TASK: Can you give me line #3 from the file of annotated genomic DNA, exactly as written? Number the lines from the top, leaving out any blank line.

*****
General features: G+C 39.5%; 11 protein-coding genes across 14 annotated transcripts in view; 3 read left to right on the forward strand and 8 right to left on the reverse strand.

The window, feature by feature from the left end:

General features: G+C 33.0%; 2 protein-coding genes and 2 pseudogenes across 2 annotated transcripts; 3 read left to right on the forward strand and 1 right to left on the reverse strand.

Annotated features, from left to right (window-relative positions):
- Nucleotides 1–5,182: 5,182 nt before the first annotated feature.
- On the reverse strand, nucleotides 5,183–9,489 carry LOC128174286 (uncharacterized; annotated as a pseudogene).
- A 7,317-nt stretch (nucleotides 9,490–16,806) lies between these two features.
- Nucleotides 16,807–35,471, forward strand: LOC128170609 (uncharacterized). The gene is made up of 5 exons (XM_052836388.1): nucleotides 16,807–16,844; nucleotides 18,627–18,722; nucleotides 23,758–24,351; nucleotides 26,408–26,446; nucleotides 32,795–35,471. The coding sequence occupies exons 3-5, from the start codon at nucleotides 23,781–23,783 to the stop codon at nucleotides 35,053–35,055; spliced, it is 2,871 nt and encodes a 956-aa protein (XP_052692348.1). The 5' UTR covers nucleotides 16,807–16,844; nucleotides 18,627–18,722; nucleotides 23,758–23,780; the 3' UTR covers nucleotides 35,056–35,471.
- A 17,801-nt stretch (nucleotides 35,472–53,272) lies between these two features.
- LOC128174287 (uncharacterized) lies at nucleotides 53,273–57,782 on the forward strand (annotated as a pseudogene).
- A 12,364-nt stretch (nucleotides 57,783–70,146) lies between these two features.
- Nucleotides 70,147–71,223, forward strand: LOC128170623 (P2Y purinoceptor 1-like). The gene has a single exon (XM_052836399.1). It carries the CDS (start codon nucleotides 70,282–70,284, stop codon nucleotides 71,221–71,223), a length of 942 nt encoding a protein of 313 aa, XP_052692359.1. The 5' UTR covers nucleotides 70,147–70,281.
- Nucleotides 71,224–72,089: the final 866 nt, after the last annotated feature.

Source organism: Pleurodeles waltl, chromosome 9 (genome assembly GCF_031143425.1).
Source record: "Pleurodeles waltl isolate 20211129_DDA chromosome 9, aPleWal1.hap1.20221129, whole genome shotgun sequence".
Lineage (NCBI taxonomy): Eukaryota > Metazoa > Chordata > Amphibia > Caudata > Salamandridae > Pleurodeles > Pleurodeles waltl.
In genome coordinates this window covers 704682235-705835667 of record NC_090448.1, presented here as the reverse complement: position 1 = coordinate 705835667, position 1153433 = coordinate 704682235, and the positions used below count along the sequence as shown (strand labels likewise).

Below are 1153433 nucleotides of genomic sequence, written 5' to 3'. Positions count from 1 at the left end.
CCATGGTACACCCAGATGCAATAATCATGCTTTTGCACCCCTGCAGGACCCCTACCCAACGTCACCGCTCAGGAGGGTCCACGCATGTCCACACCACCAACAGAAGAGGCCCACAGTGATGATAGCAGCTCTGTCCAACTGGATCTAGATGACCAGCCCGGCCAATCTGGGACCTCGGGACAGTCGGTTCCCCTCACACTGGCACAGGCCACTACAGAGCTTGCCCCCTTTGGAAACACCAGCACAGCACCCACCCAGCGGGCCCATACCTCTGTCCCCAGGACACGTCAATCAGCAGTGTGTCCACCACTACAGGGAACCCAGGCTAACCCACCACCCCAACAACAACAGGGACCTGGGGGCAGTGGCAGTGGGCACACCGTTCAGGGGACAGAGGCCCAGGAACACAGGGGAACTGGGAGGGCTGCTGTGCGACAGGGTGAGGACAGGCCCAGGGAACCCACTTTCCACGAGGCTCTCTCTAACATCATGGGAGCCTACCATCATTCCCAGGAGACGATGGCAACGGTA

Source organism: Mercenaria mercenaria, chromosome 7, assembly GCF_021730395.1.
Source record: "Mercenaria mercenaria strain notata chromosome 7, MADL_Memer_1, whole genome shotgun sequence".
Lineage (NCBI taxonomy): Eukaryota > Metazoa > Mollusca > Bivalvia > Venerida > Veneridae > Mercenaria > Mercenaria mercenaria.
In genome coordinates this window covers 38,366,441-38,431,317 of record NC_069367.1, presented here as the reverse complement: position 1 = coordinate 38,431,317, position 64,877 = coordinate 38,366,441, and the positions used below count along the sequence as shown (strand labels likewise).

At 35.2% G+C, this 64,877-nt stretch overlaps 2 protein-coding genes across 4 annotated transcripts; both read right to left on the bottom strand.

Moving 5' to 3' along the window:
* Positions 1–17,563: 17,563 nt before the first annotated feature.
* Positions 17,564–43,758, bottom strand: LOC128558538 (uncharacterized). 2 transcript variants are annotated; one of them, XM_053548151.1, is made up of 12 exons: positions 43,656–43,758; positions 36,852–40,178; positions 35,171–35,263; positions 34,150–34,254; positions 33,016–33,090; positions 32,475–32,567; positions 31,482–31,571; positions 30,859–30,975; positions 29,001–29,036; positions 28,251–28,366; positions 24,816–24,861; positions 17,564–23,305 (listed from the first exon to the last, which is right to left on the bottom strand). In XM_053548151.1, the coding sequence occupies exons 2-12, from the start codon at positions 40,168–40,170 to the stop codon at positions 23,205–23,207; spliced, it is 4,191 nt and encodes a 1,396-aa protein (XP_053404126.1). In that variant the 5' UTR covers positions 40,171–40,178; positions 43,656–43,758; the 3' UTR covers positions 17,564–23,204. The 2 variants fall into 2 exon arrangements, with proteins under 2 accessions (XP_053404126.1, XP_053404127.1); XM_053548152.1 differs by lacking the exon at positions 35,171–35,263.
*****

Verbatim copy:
General features: G+C 33.0%; 2 protein-coding genes and 2 pseudogenes across 2 annotated transcripts; 3 read left to right on the forward strand and 1 right to left on the reverse strand.